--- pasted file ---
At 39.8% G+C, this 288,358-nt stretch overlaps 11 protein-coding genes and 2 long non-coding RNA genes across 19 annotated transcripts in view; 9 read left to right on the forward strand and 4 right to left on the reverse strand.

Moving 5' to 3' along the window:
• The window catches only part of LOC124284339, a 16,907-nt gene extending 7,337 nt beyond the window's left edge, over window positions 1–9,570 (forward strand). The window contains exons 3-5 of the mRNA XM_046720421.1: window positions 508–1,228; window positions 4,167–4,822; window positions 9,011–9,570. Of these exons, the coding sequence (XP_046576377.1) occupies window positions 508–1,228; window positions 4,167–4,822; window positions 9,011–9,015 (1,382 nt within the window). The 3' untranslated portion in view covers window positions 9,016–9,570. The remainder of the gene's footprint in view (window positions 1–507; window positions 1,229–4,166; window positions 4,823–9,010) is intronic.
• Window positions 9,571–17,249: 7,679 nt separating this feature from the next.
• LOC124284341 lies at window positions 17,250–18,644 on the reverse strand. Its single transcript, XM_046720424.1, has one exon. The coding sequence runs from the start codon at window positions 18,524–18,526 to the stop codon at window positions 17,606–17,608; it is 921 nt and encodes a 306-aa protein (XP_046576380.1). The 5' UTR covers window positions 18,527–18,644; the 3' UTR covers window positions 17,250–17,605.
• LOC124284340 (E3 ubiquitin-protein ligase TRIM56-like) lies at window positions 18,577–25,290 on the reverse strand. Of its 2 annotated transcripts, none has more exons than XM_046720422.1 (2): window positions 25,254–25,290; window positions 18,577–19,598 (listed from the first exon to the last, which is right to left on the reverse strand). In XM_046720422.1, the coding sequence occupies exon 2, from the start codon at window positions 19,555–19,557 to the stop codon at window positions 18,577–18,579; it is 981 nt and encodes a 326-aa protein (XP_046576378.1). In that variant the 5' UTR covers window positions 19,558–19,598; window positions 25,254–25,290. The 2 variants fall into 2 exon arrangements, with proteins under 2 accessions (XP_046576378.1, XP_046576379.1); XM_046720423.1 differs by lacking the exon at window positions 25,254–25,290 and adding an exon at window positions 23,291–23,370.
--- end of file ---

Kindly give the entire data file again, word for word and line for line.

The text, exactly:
At 39.8% G+C, this 288,358-nt stretch overlaps 11 protein-coding genes and 2 long non-coding RNA genes across 19 annotated transcripts in view; 9 read left to right on the forward strand and 4 right to left on the reverse strand.

Moving 5' to 3' along the window:
• The window catches only part of LOC124284339, a 16,907-nt gene extending 7,337 nt beyond the window's left edge, over window positions 1–9,570 (forward strand). The window contains exons 3-5 of the mRNA XM_046720421.1: window positions 508–1,228; window positions 4,167–4,822; window positions 9,011–9,570. Of these exons, the coding sequence (XP_046576377.1) occupies window positions 508–1,228; window positions 4,167–4,822; window positions 9,011–9,015 (1,382 nt within the window). The 3' untranslated portion in view covers window positions 9,016–9,570. The remainder of the gene's footprint in view (window positions 1–507; window positions 1,229–4,166; window positions 4,823–9,010) is intronic.
• Window positions 9,571–17,249: 7,679 nt separating this feature from the next.
• LOC124284341 lies at window positions 17,250–18,644 on the reverse strand. Its single transcript, XM_046720424.1, has one exon. The coding sequence runs from the start codon at window positions 18,524–18,526 to the stop codon at window positions 17,606–17,608; it is 921 nt and encodes a 306-aa protein (XP_046576380.1). The 5' UTR covers window positions 18,527–18,644; the 3' UTR covers window positions 17,250–17,605.
• LOC124284340 (E3 ubiquitin-protein ligase TRIM56-like) lies at window positions 18,577–25,290 on the reverse strand. Of its 2 annotated transcripts, none has more exons than XM_046720422.1 (2): window positions 25,254–25,290; window positions 18,577–19,598 (listed from the first exon to the last, which is right to left on the reverse strand). In XM_046720422.1, the coding sequence occupies exon 2, from the start codon at window positions 19,555–19,557 to the stop codon at window positions 18,577–18,579; it is 981 nt and encodes a 326-aa protein (XP_046576378.1). In that variant the 5' UTR covers window positions 19,558–19,598; window positions 25,254–25,290. The 2 variants fall into 2 exon arrangements, with proteins under 2 accessions (XP_046576378.1, XP_046576379.1); XM_046720423.1 differs by lacking the exon at window positions 25,254–25,290 and adding an exon at window positions 23,291–23,370.